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I've been considering using LED strips for lighting.  They look good in your application.   Does it need two rows side by side to make enough light?

There is a 5 meter set on sale today at MidnightBox $24 shipped.

 

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Using LED's for 3 years now. Still think the white in a RGB is to blue. Throw in a strip of warm white to get the color balance in white right..just my thoughts..

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Still think the white in a RGB is too blue

Agreed.

Herb

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John,
This kit was from Costco. I will dig up the exact call-out and specifications when I get home tonight. And with these you would need the four strips from the kit and more if the transformer can handle it. They are too weak for my tastes.

Martin,
I have on order a few optional strips to test this with warm-white, cool-white, ...etc. I think the issue is power and lumens per foot. I paid 20 dollars and did not expect much. Searching online and other forums, it seems its all down to LED type, spacing and power. The better you get, the more you spend. We should start a practical LED guide post and collet what we have individually tried and learned (failures also). Also we need to get rid of the common text descriptions as what passes as warm-white, and cool-white are as varied as the earth we live on.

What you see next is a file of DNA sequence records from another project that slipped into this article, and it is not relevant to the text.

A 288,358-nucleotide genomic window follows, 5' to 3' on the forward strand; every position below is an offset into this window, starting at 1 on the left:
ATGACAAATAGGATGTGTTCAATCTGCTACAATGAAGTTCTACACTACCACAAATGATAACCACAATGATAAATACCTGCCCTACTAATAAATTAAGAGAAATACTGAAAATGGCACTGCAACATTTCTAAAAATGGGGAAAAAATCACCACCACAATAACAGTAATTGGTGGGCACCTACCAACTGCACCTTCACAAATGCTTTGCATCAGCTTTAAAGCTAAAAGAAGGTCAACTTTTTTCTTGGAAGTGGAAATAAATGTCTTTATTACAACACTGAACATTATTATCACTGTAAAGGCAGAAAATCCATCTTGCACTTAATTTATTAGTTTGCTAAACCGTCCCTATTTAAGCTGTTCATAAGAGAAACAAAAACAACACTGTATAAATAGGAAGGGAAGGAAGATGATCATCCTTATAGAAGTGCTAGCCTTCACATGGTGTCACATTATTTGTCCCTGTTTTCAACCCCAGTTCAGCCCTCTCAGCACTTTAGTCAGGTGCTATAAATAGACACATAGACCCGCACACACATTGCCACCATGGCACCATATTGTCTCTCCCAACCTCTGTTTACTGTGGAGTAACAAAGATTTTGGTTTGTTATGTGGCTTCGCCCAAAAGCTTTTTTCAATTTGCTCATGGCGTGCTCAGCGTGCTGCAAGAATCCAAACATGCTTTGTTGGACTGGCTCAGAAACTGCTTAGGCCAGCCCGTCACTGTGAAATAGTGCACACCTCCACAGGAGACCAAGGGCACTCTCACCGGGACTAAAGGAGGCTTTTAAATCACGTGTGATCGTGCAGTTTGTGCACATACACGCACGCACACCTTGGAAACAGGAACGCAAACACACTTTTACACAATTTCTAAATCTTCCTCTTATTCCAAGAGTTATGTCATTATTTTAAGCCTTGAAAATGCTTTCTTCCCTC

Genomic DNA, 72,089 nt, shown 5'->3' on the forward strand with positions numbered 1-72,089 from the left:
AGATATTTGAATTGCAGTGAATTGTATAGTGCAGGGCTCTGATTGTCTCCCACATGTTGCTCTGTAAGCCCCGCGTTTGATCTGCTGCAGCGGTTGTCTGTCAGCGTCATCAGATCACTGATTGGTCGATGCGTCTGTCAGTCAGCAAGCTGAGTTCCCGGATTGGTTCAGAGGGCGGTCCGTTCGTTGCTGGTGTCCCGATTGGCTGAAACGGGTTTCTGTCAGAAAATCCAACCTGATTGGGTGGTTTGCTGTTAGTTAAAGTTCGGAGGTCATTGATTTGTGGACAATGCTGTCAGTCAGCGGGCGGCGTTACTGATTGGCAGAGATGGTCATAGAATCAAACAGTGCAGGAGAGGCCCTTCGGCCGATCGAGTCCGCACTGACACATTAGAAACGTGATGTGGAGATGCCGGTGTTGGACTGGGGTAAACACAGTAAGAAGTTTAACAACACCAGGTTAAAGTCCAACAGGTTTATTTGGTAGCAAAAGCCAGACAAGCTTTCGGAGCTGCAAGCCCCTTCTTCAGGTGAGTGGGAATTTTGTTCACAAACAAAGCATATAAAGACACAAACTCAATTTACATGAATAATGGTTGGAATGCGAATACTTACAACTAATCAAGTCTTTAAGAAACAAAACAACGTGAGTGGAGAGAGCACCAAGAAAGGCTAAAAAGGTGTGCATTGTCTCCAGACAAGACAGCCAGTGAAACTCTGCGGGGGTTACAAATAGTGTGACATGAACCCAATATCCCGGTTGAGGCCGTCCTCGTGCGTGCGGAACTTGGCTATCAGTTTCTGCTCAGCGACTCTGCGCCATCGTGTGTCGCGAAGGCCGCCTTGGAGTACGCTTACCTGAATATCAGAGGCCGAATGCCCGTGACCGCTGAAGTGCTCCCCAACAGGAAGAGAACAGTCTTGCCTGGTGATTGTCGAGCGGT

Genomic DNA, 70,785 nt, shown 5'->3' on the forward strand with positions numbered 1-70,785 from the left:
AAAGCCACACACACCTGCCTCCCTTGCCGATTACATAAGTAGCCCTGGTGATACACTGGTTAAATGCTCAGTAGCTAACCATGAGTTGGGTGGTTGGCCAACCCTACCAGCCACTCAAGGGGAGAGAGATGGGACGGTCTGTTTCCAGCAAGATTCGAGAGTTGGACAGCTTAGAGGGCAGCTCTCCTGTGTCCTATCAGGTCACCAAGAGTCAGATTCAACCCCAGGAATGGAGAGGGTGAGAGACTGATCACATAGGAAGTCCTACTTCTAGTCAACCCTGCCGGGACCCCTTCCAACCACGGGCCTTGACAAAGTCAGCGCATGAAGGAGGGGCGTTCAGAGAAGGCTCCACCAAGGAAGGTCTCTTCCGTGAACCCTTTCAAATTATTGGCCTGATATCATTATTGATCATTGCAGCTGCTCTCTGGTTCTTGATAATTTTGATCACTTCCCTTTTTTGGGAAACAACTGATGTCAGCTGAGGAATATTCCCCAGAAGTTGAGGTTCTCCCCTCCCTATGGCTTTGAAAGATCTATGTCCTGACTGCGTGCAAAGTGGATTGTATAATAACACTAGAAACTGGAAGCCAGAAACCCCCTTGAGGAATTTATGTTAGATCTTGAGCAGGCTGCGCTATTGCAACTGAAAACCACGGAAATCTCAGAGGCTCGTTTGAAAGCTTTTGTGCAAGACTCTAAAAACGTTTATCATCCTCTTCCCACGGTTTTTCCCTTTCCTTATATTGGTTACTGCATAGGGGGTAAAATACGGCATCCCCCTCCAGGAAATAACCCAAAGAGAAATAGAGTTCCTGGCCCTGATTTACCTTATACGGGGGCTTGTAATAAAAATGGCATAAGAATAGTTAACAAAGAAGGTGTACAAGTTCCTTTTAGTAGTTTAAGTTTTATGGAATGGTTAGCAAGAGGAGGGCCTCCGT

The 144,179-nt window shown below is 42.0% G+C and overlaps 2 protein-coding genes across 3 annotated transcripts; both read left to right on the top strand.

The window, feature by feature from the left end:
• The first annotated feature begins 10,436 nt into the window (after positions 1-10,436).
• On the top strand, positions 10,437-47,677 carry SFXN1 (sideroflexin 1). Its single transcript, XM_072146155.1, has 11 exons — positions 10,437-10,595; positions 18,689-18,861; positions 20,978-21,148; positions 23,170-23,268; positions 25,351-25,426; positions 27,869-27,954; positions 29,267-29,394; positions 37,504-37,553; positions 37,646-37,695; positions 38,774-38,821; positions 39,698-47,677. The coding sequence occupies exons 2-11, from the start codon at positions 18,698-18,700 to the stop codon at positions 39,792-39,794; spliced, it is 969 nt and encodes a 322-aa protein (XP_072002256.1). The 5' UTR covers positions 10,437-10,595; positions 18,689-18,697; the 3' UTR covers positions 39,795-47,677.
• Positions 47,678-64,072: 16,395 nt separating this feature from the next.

Maybe we can get a vendor to send a complete sample set to someone who can test and report objectivly. I will see if MRH has anything on the go with anyone. Maybe they can pull the trigger and get something in the works.

:thumb:

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Hi Brad, would be a great one, special topic 'bout LED lighting. Use this stuff for 6 years in the kitchens I build and there's only one real bright SMD. If you order take notice it is a 5050. The 60 LED / meter will provide 14,4W. Enough for layout lighting when 2 strips are used. Personaly I only use the warmwhite. With a depth of 70cm wich my modules are I use one in front one in the back and the RGB with 5050 SMD for light effects like day / night sunrise and so on in the middle. Friend of mine is working on a module for control based on Arduino and controls it by computer. After that it works as stand alone in a sequence..

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Couple of pics of my show layout, LED only





just as an example

Milocomarty